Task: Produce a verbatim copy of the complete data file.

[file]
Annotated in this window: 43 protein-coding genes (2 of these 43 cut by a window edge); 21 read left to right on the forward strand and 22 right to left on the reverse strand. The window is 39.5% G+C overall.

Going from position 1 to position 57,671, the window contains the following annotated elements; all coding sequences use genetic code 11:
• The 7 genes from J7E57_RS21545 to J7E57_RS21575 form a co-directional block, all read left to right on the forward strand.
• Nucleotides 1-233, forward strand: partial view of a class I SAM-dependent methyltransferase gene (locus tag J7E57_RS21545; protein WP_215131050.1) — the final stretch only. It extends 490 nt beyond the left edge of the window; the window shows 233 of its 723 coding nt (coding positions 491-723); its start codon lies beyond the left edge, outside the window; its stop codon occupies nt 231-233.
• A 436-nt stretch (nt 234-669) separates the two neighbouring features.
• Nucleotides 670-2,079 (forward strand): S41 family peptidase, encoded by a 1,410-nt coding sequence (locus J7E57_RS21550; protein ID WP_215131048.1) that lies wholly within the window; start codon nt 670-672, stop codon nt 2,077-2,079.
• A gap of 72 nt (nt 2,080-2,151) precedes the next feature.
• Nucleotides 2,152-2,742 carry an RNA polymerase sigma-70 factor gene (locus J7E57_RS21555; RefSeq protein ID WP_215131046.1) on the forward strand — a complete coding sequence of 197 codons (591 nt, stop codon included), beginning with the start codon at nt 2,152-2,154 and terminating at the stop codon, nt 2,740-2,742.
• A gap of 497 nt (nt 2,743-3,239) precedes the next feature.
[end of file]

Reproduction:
Annotated in this window: 43 protein-coding genes (2 of these 43 cut by a window edge); 21 read left to right on the forward strand and 22 right to left on the reverse strand. The window is 39.5% G+C overall.

Going from position 1 to position 57,671, the window contains the following annotated elements; all coding sequences use genetic code 11:
• The 7 genes from J7E57_RS21545 to J7E57_RS21575 form a co-directional block, all read left to right on the forward strand.
• Nucleotides 1-233, forward strand: partial view of a class I SAM-dependent methyltransferase gene (locus tag J7E57_RS21545; protein WP_215131050.1) — the final stretch only. It extends 490 nt beyond the left edge of the window; the window shows 233 of its 723 coding nt (coding positions 491-723); its start codon lies beyond the left edge, outside the window; its stop codon occupies nt 231-233.
• A 436-nt stretch (nt 234-669) separates the two neighbouring features.
• Nucleotides 670-2,079 (forward strand): S41 family peptidase, encoded by a 1,410-nt coding sequence (locus J7E57_RS21550; protein ID WP_215131048.1) that lies wholly within the window; start codon nt 670-672, stop codon nt 2,077-2,079.
• A gap of 72 nt (nt 2,080-2,151) precedes the next feature.
• Nucleotides 2,152-2,742 carry an RNA polymerase sigma-70 factor gene (locus J7E57_RS21555; RefSeq protein ID WP_215131046.1) on the forward strand — a complete coding sequence of 197 codons (591 nt, stop codon included), beginning with the start codon at nt 2,152-2,154 and terminating at the stop codon, nt 2,740-2,742.
• A gap of 497 nt (nt 2,743-3,239) precedes the next feature.